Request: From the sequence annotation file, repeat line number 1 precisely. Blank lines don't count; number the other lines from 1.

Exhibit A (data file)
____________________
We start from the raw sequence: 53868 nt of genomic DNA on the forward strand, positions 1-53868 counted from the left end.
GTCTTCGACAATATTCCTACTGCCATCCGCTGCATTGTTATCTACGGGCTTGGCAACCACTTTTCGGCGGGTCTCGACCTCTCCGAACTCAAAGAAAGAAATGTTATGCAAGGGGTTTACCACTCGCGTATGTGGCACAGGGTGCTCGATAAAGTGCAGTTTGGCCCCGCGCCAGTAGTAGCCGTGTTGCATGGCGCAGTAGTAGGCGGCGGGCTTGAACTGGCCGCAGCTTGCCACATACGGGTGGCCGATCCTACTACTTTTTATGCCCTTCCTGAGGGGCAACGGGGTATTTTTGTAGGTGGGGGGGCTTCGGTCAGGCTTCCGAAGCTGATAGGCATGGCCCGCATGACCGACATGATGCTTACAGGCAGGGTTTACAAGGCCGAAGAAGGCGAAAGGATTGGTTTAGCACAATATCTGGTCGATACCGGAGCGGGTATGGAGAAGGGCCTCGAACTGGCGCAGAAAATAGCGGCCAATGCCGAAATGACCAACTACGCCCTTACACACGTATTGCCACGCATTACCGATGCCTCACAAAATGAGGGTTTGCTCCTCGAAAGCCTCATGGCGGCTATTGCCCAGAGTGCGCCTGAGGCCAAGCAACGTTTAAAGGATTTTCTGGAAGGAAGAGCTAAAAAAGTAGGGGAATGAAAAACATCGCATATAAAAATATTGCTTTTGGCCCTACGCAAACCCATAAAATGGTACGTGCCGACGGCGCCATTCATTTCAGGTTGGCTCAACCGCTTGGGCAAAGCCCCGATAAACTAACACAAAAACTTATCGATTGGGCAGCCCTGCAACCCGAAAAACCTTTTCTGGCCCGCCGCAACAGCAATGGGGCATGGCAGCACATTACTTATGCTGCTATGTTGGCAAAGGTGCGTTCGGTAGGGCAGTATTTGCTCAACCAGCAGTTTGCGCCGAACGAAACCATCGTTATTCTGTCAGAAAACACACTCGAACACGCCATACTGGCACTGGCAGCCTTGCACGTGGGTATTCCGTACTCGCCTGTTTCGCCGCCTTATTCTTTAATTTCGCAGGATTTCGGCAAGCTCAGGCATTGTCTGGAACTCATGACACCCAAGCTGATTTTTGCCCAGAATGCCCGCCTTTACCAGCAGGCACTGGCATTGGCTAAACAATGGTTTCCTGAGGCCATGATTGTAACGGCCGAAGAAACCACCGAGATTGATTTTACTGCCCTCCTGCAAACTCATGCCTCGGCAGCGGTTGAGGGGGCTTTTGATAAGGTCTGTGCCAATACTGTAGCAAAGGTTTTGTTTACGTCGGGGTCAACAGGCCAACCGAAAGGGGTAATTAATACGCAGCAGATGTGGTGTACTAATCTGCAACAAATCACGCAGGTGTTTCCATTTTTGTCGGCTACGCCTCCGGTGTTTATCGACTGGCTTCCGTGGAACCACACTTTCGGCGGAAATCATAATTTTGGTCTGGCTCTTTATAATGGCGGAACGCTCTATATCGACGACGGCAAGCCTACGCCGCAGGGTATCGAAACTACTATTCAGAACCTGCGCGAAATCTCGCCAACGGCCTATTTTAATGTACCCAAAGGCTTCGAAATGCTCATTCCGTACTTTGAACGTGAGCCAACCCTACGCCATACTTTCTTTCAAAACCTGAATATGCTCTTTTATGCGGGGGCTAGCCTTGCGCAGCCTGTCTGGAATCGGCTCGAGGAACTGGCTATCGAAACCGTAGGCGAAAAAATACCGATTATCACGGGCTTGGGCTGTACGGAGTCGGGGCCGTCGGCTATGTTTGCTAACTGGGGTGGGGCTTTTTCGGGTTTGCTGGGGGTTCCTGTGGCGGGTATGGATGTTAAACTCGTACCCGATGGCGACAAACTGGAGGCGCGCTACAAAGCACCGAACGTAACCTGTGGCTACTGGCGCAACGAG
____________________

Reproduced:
We start from the raw sequence: 53868 nt of genomic DNA on the forward strand, positions 1-53868 counted from the left end.